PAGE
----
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Contractors Will Cut Baltimore Bridge Wreckage With Hydraulic Shears

Clearing the wreckage at the north side of the ship channel (center) will require cutting the remains of the truss in two (U.S. Navy SUPSALV / USACE)
Clearing the wreckage at the north side of the ship channel (center) will require cutting the remains of the truss in two (U.S. Navy SUPSALV / USACE)

Published Apr 10, 2024 11:43 PM by The Maritime Executive

 

In a press briefing Wednesday, the head of the U.S. Army Corps of Engineers' Baltimore district gave fresh details on the plan to remove the wreckage of the Francis Scott Key Bridge. The steel through-truss bridge collapsed on March 26 after a container ship hit one of its piers, and the Navy Supervisor of Diving and Salvage is coordinating efforts to remove the resulting wreckage from the navigation channel.

According to Pinchasin, the next step for clearing the channel is to cut a 1,500-ton section of the center span into two pieces of about 750 tonnes each. These will be small enough to pick up with the largest crane available. (Some foreign-flag crane ships might be capable of a single-piece 1,500 tonne hoist, but the largest crane barge on the East Coast is limited to 1000 short tons.)

In order to cut the 1,500-ton section in half, a crane with a bucket dredge is working on digging a hole through the crumpled road surface of the span, she said. Once that's done, there will be enough access for divers to place hydraulic shears on the thick steel chords on the bottom of the bridge. When the divers are out of the way at a safe distance, the shears will be activated and the underwater section will be cut safely in two.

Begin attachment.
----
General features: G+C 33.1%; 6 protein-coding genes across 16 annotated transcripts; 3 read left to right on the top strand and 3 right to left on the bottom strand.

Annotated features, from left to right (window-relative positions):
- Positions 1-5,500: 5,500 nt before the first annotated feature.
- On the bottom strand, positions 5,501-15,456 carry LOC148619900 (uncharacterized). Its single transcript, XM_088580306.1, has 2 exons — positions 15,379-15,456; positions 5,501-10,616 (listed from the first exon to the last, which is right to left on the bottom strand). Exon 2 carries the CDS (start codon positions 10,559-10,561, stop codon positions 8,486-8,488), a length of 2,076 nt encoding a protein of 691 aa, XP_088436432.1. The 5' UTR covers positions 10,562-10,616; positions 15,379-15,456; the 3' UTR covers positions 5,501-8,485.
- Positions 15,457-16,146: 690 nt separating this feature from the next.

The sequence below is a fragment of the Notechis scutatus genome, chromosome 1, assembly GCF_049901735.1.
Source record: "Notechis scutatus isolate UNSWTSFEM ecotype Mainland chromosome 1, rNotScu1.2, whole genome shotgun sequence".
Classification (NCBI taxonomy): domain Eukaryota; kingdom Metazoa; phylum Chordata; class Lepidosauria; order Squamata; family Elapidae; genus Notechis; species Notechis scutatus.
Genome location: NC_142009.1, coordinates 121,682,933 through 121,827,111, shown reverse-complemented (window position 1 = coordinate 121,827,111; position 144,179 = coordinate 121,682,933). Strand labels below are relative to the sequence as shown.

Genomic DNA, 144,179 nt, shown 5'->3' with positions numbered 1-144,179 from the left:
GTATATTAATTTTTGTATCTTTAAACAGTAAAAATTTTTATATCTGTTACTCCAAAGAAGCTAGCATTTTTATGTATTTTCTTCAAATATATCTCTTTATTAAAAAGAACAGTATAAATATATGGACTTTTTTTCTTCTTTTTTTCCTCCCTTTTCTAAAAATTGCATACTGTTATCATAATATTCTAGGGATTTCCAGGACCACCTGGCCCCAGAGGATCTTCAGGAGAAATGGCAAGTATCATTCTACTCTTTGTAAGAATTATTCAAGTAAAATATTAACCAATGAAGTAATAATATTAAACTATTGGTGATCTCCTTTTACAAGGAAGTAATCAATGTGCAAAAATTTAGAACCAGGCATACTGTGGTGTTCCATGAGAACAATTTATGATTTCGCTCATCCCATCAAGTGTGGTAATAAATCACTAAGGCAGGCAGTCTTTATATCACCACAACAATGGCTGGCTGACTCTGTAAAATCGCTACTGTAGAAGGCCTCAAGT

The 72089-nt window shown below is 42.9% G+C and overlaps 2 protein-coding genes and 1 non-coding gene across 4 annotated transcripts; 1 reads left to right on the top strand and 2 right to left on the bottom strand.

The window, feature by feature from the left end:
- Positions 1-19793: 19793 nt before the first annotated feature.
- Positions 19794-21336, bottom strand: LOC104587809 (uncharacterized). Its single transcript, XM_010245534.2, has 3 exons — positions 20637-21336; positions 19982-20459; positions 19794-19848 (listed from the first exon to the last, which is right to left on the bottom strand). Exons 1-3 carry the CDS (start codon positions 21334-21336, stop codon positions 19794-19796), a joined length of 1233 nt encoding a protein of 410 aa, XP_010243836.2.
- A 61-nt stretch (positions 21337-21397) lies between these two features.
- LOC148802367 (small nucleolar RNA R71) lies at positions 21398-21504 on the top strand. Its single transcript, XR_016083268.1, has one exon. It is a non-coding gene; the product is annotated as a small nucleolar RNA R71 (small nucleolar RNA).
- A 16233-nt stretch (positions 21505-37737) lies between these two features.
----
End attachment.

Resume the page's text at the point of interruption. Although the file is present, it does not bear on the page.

The unified command still plans to reopen a 35-foot-deep channel by the end of April and the full 50-foot channel by the end of May, Col. Pinchasin confirmed, adding that the timeline is firm and is based on rigorous engineering analyses. 

In a statement Wednesday, Senator Ted Cruz (R-TX) criticized the unified command's pace, comparing it unfavorably to the speed of America's primary competitor.   

“Given the importance of the port to the economy, one has to wonder - 'is our country treating this like an emergency?' I can’t help but think that China would have cleared the wreckage in days. I hope this episode doesn’t become another punchline about a nation in decline," Cruz said. 

Separately, the National Transportation Safety Board's investigative team still remains on site and working in Baltimore, chair Jennifer Homendy said in a reconfirmation hearing in the Senate on Wednesday. The NTSB's staff are still interviewing crewmembers and collecting information. Homendy pleaded with senators for more funding for her staff, noting that she has to choose between basic maintenance on the NTSB office building or hiring enough marine investigators.